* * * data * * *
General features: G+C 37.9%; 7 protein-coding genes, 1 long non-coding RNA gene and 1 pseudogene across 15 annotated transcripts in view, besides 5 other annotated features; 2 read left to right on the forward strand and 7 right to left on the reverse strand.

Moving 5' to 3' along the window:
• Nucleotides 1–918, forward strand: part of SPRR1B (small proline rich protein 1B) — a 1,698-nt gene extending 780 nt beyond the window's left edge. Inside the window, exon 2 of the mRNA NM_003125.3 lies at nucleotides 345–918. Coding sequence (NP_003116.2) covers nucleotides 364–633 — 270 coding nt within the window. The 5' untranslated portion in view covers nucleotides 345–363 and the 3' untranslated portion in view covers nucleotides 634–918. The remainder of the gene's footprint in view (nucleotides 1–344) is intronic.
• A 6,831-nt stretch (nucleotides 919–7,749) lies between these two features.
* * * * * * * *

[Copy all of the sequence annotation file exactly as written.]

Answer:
General features: G+C 37.9%; 7 protein-coding genes, 1 long non-coding RNA gene and 1 pseudogene across 15 annotated transcripts in view, besides 5 other annotated features; 2 read left to right on the forward strand and 7 right to left on the reverse strand.

Moving 5' to 3' along the window:
• Nucleotides 1–918, forward strand: part of SPRR1B (small proline rich protein 1B) — a 1,698-nt gene extending 780 nt beyond the window's left edge. Inside the window, exon 2 of the mRNA NM_003125.3 lies at nucleotides 345–918. Coding sequence (NP_003116.2) covers nucleotides 364–633 — 270 coding nt within the window. The 5' untranslated portion in view covers nucleotides 345–363 and the 3' untranslated portion in view covers nucleotides 634–918. The remainder of the gene's footprint in view (nucleotides 1–344) is intronic.
• A 6,831-nt stretch (nucleotides 919–7,749) lies between these two features.